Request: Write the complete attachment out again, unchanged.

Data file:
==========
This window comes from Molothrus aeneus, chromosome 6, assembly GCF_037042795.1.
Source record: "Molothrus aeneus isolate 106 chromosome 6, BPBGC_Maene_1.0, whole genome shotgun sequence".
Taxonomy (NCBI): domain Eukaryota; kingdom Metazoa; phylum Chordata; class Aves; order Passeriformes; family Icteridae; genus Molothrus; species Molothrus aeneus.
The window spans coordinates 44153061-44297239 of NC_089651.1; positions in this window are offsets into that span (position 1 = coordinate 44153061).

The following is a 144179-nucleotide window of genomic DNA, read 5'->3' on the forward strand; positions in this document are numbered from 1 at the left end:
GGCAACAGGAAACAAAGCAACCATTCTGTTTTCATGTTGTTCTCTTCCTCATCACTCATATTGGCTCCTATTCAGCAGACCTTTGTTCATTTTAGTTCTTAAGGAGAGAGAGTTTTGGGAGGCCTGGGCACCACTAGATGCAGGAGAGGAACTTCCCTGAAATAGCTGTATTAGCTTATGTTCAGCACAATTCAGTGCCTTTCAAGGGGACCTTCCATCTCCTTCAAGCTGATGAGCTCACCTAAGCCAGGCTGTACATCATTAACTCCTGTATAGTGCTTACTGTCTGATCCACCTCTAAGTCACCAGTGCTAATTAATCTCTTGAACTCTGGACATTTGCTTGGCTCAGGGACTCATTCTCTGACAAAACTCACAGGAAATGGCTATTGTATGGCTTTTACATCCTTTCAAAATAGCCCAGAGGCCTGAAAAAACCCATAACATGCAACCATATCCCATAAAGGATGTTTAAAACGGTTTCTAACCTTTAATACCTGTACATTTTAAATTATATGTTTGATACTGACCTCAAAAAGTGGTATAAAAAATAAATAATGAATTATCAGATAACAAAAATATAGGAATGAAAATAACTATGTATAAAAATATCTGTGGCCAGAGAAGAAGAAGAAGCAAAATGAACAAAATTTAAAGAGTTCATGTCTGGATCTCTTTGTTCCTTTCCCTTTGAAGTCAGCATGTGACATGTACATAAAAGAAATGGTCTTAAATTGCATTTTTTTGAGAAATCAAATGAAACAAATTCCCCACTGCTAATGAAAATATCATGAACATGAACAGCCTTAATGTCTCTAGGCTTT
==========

This window comes from Molothrus aeneus, chromosome 6, assembly GCF_037042795.1.
Source record: "Molothrus aeneus isolate 106 chromosome 6, BPBGC_Maene_1.0, whole genome shotgun sequence".
Taxonomy (NCBI): domain Eukaryota; kingdom Metazoa; phylum Chordata; class Aves; order Passeriformes; family Icteridae; genus Molothrus; species Molothrus aeneus.
The window spans coordinates 44153061-44297239 of NC_089651.1; positions in this window are offsets into that span (position 1 = coordinate 44153061).

The following is a 144179-nucleotide window of genomic DNA, read 5'->3' on the forward strand; positions in this document are numbered from 1 at the left end:
GGCAACAGGAAACAAAGCAACCATTCTGTTTTCATGTTGTTCTCTTCCTCATCACTCATATTGGCTCCTATTCAGCAGACCTTTGTTCATTTTAGTTCTTAAGGAGAGAGAGTTTTGGGAGGCCTGGGCACCACTAGATGCAGGAGAGGAACTTCCCTGAAATAGCTGTATTAGCTTATGTTCAGCACAATTCAGTGCCTTTCAAGGGGACCTTCCATCTCCTTCAAGCTGATGAGCTCACCTAAGCCAGGCTGTACATCATTAACTCCTGTATAGTGCTTACTGTCTGATCCACCTCTAAGTCACCAGTGCTAATTAATCTCTTGAACTCTGGACATTTGCTTGGCTCAGGGACTCATTCTCTGACAAAACTCACAGGAAATGGCTATTGTATGGCTTTTACATCCTTTCAAAATAGCCCAGAGGCCTGAAAAAACCCATAACATGCAACCATATCCCATAAAGGATGTTTAAAACGGTTTCTAACCTTTAATACCTGTACATTTTAAATTATATGTTTGATACTGACCTCAAAAAGTGGTATAAAAAATAAATAATGAATTATCAGATAACAAAAATATAGGAATGAAAATAACTATGTATAAAAATATCTGTGGCCAGAGAAGAAGAAGAAGCAAAATGAACAAAATTTAAAGAGTTCATGTCTGGATCTCTTTGTTCCTTTCCCTTTGAAGTCAGCATGTGACATGTACATAAAAGAAATGGTCTTAAATTGCATTTTTTTGAGAAATCAAATGAAACAAATTCCCCACTGCTAATGAAAATATCATGAACATGAACAGCCTTAATGTCTCTAGGCTTT